The Bride from Odessa by Edgardo Cozarinsky

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Set in Buenos Aires, Lisbon, Vienna, Budapest, and Odessa, both before and after World War II, the eleven stories in The Bride from Odessa belong to a great Argentine cosmopolitan tradition: that of the uprooted exile, the plaything of history, who sets down in a strange but proud land and looks back nostalgically to the Europe of his ancestral memory.

Edgardo Cozarinsky's characters are writers, lovers, scholars, artists, and dreamers. An ambitious young Jew, about to marry and embark for a new life in Argentina, is accosted by an unknown woman who departs with him to Buenos Aires; a pianist in a Buenos Aires nightclub finds himself drawn back to Germany in 1937; an Argentine-American Jew travels to Lisbon to unravel the threads of his grandparents' wartime affair. The Bride from Odessa describes a secret land without borders--it is provocative and mysterious fiction of the highest order.

About Edgardo Cozarinsky

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Cozarinsky is best known for his subtle, semidocumentary films. Nick Caistor is a translator, editor, and author. He has written a biography of Octavio Paz and has translated the works of Jose Saramago, Paulo Coelho, and Julia n Ri os, among others.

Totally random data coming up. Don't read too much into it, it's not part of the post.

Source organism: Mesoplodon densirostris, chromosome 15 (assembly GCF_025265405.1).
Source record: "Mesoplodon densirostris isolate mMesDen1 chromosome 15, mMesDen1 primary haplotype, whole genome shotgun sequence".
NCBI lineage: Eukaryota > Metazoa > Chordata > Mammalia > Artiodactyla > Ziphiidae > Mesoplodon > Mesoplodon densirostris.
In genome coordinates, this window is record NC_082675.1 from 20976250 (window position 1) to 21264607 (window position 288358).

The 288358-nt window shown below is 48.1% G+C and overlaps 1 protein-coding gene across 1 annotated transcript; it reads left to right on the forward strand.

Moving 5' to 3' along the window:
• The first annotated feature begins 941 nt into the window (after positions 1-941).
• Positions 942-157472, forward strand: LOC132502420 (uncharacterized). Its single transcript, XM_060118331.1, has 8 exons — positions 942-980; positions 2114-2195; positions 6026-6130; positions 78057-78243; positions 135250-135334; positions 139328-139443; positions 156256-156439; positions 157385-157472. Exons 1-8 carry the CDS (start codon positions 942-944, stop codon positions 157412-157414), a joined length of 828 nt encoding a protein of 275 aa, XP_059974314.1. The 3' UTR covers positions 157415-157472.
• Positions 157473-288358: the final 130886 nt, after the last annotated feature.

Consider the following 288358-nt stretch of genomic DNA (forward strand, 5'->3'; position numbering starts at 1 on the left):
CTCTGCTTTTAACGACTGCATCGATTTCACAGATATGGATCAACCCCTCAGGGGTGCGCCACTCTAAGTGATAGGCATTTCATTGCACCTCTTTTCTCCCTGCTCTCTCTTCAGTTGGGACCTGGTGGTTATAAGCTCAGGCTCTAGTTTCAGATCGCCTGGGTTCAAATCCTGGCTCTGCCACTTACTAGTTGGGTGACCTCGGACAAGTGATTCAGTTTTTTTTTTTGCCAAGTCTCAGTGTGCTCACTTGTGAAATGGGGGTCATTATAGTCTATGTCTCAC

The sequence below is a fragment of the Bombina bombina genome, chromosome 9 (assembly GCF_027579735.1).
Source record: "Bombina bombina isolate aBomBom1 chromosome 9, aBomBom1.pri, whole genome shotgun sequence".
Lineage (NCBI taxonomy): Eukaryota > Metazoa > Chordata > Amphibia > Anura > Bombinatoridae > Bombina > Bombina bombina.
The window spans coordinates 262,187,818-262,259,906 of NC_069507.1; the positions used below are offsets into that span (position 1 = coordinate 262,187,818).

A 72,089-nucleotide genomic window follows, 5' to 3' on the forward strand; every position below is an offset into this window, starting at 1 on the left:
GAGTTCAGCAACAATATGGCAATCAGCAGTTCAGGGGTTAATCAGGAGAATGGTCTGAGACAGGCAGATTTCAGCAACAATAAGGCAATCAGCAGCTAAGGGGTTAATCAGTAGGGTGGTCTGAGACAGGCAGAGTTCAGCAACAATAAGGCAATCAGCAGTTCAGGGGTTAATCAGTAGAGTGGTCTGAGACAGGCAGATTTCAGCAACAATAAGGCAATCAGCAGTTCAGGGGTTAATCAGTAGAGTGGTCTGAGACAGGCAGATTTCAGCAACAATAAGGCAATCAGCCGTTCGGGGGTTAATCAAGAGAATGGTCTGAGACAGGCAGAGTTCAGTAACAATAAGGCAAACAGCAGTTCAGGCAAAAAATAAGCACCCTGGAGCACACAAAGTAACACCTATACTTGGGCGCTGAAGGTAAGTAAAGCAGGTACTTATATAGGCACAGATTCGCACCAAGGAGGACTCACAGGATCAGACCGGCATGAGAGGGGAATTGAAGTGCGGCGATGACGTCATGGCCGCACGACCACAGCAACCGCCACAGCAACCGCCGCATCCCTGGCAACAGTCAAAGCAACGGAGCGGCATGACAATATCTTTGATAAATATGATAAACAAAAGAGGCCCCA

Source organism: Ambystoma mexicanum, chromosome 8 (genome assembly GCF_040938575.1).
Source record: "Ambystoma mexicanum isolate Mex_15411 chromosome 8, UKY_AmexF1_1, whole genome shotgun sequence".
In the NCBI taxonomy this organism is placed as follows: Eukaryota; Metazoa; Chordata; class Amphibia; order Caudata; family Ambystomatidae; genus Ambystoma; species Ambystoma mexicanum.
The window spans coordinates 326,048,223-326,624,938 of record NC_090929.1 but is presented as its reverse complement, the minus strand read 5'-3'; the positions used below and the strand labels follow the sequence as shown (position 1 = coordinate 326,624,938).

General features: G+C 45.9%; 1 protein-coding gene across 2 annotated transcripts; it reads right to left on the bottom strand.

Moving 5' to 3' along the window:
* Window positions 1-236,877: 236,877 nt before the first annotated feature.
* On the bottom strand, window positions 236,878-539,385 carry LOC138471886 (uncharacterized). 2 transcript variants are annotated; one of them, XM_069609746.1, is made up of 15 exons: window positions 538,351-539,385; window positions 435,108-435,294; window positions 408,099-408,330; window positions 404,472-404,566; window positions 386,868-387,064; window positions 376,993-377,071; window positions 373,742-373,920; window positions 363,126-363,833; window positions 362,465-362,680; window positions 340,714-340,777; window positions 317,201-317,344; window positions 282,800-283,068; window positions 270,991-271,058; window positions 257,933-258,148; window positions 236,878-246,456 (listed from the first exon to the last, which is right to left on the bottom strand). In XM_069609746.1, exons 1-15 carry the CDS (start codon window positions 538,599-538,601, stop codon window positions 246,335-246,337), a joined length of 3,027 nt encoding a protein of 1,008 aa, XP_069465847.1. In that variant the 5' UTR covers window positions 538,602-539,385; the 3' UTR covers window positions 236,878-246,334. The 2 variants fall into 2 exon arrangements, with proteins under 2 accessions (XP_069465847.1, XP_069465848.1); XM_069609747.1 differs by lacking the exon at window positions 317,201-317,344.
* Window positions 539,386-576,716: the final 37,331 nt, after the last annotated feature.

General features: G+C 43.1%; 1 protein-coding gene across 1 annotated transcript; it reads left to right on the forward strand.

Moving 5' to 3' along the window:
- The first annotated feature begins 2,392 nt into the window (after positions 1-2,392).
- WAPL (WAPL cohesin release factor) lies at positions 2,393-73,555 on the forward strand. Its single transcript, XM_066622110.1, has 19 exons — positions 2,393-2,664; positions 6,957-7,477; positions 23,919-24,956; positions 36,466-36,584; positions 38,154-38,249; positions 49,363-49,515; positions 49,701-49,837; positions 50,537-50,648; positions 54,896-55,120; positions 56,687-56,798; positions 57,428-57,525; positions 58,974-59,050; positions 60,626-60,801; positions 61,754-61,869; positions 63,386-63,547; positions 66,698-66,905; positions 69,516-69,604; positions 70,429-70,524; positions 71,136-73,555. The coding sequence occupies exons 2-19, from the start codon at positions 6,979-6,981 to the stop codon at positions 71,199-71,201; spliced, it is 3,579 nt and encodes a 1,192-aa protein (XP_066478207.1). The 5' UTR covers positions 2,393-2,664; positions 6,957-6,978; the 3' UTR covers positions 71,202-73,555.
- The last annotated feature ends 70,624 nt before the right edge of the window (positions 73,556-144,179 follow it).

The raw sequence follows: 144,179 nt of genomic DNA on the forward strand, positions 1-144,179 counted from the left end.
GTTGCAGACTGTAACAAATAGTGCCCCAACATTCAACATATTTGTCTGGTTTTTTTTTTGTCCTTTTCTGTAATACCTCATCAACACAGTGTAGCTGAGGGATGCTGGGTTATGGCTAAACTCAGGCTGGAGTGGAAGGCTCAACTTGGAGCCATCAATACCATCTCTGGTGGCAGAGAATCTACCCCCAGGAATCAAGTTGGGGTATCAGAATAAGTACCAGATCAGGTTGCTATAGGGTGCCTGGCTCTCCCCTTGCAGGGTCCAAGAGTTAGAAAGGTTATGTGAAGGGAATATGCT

Published September 1, 2004 by Farrar, Straus and Giroux. 176 pages
Genres: Education & Reference, Literature & Fiction. Fiction

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Kirkus Reviews

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Cozarinsky’s second collection (after Urban Voodoo, 1990) is bracketed by two masterpieces, beginning with the unusual title story, about a young Jew, in 1890, preparing to embark for Buenos Aires to await his reluctant bride-to-be’s later arrival—only to be accompanied instead by the non-Jewish ...

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The Guardian

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The Bride from Odessa by Edgardo Cozarinsky, translated by Nick Caistor 160pp, Harvill, £10.99 Argentine short story writers have a tough time: whatever they write will inevitably be compared to the work of fellow countryman Borges, one of the indisputable masters of the form.

Jan 31 2004 | Read Full Review of The Bride from Odessa: Stories

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